I got round to watching Source Code, Duncan Jones’ second film, on a TV re-run recently. It tells the story of a man sent back in time to work out who planted a bomb on a commuter train – the same eight minutes, almost, over and over, until he gets to the bottom of the mystery.
Shades immediately of Groundhog Day, although Bill Murray’s weatherman had all the time in the world to get himself straightened out – enough time to learn how to play the piano, master ice skating, and to stop being a curmudgeon.
But the film that Source Code reminded me of at least as strongly is the Powell and Pressburger film A Matter of Life and Death [AMOLAD]. And I know, by the way, that I’m not the first person to notice this.
Some of the references are clearly there, even without spoiling the plot of Source Code.
The epigraph at the start of AMOLAD is,
“This is the story of two worlds, the one we know and the other which exists only in the mind of a young airman whose life & imagination have been violently shaped by war”.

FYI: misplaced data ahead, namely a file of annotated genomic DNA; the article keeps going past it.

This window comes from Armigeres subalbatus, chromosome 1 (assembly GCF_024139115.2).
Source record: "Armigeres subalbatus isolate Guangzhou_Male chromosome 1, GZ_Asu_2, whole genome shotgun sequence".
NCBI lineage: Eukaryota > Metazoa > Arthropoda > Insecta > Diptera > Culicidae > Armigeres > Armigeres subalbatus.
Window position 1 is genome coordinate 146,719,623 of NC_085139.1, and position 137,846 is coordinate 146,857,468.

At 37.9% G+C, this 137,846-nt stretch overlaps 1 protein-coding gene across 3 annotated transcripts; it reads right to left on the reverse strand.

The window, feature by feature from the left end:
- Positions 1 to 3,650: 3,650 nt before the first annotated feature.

Source Code tells the story of an airman (a helicopter pilot, Colter Stevens) who is similarly caught between two worlds, one real, one a simulation that might, indeed, exist only in his mind.
There’s also a visual and narrative match, between Goodwin, the operator in Source Code who is the link between Stevens and his two worlds, and June, the wireless operator in AMOLAD, who links the two worlds straddled by its bomber pilot, Peter Carter, after bailing from his burning plane. There are some script echoes as well.
The films share a pervasive sense of rules being broken, of the boundaries between the two worlds being negotiated, although in A Matter of Life and Death this is a far more formal negotiation, through the great set-piece of the courtroom.
It would be a spoiler for both films to extend the comparison to their endings. Does Stevens cheat death? Does Squadron Leader Carter? In both films, in their different ways, the women are the key. But go watch the films. I don’t think you’ll regret it.